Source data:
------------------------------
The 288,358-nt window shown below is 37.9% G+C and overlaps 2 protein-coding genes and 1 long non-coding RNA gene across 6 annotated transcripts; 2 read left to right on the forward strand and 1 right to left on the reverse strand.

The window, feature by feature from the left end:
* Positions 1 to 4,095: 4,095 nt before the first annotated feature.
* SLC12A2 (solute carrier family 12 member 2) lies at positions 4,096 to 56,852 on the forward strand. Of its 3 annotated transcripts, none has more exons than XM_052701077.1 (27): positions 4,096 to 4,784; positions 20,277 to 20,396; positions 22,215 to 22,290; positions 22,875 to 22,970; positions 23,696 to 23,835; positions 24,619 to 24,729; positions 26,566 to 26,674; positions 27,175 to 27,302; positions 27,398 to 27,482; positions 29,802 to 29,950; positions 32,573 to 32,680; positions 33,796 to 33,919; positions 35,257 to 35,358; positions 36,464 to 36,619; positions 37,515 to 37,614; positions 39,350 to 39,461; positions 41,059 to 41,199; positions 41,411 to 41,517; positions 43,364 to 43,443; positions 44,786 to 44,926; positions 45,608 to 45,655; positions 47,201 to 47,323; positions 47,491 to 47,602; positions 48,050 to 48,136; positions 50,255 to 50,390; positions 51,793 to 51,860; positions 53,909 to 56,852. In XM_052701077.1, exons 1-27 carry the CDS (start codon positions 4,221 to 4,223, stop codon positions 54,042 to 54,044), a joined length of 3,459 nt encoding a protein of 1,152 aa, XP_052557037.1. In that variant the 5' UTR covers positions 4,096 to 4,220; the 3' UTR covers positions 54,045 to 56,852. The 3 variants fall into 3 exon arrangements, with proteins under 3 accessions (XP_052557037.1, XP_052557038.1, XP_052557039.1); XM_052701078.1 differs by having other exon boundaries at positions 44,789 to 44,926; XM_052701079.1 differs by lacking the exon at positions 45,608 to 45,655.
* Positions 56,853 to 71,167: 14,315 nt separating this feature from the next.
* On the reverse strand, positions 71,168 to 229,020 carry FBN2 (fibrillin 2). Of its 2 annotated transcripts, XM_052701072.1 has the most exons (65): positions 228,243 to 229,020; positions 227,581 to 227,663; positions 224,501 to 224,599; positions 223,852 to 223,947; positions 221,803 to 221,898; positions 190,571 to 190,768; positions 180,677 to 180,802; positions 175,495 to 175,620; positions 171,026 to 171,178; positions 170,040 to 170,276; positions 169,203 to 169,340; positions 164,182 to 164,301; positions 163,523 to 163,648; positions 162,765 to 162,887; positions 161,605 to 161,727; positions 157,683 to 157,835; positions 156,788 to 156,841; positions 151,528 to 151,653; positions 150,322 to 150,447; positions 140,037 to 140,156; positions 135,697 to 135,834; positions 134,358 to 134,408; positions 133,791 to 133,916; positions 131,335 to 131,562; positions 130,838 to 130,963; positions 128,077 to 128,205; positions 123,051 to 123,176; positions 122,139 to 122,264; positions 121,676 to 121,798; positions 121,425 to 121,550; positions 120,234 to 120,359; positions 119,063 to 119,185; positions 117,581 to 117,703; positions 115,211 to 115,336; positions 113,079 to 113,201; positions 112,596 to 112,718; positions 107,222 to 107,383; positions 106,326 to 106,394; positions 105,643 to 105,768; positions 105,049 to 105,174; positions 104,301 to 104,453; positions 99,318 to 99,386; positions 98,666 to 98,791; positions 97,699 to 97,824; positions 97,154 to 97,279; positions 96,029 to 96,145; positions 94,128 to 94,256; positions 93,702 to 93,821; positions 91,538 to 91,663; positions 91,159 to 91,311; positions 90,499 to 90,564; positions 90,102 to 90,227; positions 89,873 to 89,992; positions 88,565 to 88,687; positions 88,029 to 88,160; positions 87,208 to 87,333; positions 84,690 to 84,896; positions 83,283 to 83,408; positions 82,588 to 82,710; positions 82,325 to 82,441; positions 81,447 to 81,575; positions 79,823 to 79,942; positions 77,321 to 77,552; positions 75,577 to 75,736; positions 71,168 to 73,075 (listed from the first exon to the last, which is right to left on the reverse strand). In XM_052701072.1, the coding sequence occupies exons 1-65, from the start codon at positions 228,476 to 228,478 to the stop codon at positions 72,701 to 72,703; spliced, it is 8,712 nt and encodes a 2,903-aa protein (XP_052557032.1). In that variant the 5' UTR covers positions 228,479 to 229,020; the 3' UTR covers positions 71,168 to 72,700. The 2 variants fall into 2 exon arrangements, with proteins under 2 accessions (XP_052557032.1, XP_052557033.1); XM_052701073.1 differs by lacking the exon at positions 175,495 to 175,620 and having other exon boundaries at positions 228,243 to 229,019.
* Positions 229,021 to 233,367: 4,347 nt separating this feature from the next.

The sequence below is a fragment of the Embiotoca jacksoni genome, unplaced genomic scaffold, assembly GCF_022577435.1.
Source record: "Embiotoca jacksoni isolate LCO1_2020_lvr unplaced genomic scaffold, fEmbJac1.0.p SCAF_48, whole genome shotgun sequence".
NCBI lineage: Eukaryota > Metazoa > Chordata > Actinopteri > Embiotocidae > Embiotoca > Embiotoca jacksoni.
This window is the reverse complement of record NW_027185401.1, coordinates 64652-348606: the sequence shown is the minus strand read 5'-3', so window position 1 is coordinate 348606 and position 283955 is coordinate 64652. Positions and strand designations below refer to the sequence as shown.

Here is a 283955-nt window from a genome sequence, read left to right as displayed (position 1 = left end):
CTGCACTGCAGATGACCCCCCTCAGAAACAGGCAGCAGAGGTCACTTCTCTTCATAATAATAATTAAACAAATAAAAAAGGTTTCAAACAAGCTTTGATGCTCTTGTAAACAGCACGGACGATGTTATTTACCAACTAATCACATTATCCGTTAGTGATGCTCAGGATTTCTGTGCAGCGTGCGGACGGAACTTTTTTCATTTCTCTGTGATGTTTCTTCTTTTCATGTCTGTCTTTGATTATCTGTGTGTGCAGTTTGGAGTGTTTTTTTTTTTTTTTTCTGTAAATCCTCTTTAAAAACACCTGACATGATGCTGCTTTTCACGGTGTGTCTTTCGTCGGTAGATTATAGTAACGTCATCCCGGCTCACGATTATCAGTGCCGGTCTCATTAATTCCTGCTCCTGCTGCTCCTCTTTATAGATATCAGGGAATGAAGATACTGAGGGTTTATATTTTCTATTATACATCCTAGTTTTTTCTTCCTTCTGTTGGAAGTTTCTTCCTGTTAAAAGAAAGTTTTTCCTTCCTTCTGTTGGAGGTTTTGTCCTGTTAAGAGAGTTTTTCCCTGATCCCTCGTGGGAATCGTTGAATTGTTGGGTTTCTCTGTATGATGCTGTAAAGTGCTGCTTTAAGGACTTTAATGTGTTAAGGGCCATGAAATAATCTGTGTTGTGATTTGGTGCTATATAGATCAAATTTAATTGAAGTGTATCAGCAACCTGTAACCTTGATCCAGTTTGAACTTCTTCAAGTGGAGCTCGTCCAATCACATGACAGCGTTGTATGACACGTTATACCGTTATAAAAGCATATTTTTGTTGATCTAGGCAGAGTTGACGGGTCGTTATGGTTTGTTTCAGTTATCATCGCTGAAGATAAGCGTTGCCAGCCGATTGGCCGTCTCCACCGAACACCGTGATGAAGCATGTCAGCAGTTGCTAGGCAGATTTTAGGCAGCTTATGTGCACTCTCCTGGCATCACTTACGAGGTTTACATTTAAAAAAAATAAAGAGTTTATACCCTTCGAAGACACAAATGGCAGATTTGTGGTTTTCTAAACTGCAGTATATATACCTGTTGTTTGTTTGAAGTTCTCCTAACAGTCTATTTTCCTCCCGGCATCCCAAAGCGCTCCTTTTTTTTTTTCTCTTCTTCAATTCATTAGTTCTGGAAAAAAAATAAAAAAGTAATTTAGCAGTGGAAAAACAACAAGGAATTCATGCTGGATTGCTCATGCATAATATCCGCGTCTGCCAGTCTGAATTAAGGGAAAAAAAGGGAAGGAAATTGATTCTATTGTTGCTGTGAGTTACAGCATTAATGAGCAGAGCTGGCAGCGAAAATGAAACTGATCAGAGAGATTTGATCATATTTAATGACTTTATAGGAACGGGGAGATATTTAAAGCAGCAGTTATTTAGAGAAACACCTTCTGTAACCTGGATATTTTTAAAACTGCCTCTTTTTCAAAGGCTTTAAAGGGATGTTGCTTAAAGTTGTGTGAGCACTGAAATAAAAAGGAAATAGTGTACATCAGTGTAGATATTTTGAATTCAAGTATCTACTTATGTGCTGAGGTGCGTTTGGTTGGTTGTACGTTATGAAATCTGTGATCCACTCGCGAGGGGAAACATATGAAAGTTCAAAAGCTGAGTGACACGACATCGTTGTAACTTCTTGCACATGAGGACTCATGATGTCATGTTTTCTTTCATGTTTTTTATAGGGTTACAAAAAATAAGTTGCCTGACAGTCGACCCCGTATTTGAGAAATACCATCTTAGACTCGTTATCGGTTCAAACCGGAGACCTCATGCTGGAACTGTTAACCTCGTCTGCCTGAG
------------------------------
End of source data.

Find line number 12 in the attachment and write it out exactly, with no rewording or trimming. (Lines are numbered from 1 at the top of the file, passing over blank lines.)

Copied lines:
Here is a 283955-nt window from a genome sequence, read left to right as displayed (position 1 = left end):